Background: Anaemia in the elderly is associated with a number of health-related functional declines, such as frailty, disability and muscle weakness. These may contribute to falls which, in the elderly, result in serious injuries in perhaps 10% of cases.
Objective: To investigate whether anaemia increases the risk of injurious falls in an elderly population.
Method: Health insurance claims and laboratory test results data from January 1999 to April 2004 for 47 530 individuals >or=65 years of age enrolled in over 30 managed care plans were analysed. An open-cohort design was employed to classify patients' observation periods by anaemia status (based on the WHO definition) and haemoglobin (Hb) level category. Injurious falls outcomes were defined as an injurious event claim, within 30 days after a fall claim, for fractures of the hip/pelvis/femur, vertebrae/ribs, humerus or lower limbs; Colles' fracture; or head injuries/haematomas. Univariate and multivariate (adjusted for age, gender, health plan, history of falls, co-morbidities and concomitant medications) analyses were conducted. Subset analyses based on injurious falls of the hip and head were also conducted.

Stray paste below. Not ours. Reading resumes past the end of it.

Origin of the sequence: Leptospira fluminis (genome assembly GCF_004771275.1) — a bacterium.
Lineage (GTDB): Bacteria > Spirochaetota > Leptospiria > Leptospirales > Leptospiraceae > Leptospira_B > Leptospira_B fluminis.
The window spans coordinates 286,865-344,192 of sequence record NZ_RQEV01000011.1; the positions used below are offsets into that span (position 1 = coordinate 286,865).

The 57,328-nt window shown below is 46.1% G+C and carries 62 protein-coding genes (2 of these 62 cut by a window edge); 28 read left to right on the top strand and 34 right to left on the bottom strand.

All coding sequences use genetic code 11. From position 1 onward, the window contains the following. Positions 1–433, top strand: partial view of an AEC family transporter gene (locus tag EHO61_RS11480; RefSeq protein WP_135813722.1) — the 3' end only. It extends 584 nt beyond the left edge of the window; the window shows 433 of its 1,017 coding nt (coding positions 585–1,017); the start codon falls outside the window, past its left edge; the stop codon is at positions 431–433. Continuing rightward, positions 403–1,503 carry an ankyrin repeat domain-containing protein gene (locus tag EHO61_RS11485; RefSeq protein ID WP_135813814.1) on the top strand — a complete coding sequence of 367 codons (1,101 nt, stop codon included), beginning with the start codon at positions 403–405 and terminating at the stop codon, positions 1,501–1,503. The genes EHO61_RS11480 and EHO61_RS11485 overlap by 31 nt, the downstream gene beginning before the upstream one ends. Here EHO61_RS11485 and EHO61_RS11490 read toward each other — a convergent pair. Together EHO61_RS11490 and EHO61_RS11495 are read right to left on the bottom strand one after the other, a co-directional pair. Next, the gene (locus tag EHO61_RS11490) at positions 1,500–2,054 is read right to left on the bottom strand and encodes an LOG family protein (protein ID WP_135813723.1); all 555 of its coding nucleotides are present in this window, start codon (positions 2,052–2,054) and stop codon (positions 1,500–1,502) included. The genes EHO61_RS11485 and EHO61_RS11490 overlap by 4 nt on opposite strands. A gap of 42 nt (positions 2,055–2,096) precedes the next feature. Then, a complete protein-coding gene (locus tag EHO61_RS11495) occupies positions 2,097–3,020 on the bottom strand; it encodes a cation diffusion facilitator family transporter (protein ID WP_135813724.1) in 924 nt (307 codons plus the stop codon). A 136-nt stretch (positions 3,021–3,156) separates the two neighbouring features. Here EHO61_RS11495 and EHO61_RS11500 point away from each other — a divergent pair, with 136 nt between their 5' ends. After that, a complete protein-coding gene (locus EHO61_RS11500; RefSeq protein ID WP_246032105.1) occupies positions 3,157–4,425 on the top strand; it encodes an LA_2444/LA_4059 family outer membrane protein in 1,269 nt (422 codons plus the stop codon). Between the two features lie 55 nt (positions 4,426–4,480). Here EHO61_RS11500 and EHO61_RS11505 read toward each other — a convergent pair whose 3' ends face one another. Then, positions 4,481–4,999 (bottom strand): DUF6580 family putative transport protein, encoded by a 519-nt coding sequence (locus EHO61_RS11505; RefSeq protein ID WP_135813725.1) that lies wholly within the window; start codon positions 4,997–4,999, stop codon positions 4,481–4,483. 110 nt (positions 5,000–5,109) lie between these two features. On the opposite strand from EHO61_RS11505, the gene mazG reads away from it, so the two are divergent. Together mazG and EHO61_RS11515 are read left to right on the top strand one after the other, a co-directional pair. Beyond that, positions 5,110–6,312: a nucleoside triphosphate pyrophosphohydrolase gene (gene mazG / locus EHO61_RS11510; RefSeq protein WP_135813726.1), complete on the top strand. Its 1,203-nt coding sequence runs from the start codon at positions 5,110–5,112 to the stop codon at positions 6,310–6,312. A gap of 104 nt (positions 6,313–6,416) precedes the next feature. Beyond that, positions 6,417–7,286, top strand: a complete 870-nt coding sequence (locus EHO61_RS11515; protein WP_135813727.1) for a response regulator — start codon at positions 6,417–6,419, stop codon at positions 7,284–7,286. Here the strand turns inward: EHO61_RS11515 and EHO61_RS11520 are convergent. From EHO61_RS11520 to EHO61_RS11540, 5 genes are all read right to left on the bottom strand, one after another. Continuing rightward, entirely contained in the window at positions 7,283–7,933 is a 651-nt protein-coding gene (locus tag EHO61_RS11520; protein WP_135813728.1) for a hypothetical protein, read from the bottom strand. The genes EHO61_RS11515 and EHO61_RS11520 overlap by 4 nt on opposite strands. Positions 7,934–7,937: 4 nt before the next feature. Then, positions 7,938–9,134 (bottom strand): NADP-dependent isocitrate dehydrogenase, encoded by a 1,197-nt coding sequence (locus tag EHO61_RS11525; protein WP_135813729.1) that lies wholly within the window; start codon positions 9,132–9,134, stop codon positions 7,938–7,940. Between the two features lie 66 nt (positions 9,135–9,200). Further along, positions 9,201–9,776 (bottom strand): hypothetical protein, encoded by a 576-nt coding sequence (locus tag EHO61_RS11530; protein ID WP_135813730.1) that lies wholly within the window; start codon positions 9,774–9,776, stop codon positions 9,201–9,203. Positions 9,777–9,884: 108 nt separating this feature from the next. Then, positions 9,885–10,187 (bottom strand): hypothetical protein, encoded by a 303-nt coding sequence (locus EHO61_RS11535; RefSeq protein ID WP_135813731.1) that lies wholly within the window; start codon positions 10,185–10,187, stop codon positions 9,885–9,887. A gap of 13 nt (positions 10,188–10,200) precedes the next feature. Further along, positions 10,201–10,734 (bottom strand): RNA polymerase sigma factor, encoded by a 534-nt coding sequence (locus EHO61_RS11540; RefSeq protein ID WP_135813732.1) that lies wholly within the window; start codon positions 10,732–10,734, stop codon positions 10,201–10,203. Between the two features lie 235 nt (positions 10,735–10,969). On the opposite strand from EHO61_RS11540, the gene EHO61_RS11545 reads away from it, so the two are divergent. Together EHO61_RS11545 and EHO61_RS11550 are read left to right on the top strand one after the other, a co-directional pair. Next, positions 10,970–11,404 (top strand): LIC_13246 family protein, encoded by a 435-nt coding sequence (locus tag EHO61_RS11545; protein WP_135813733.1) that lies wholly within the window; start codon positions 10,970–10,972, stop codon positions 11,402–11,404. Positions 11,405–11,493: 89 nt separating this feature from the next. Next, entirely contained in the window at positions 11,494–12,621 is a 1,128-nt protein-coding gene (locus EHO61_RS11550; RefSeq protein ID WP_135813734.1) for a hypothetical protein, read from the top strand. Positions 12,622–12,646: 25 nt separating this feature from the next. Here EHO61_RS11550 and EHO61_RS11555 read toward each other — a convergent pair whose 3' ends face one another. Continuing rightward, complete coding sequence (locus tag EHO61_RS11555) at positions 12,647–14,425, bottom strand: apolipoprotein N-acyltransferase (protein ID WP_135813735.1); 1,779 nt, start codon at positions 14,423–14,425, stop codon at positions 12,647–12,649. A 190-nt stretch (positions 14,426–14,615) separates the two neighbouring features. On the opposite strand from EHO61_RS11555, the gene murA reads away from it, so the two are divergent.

Results: In the univariate analysis, anaemia increased the risk of injurious falls by 1.66 times (95% CI 1.41, 1.95) compared with no anaemia. The incidence of injurious falls increased from 6.5 to 15.8 per 1000 person-years when Hb levels decreased from >or=13 to <10 g/dL (trend test: p < 0.001). Multivariate analysis confirmed that Hb levels were significantly associated with the risk of injurious falls (rate ratio = 1.47, 1.39 and 1.14 for Hb levels of <10, 10-11.9 and 12-12.9 g/dL, respectively, compared with Hb >or=13 g/dL; p < 0.001). Even stronger linear negative trends were observed in the subsets of hip and head injurious falls.
Conclusion: Anaemia was significantly and independently associated with a risk increase for injurious falls. Furthermore, the risk of injurious falls increased as the degree of anaemia worsened. Correction of anaemia, a modifiable risk factor, warrants further investigation as a means of preventing falls in the elderly.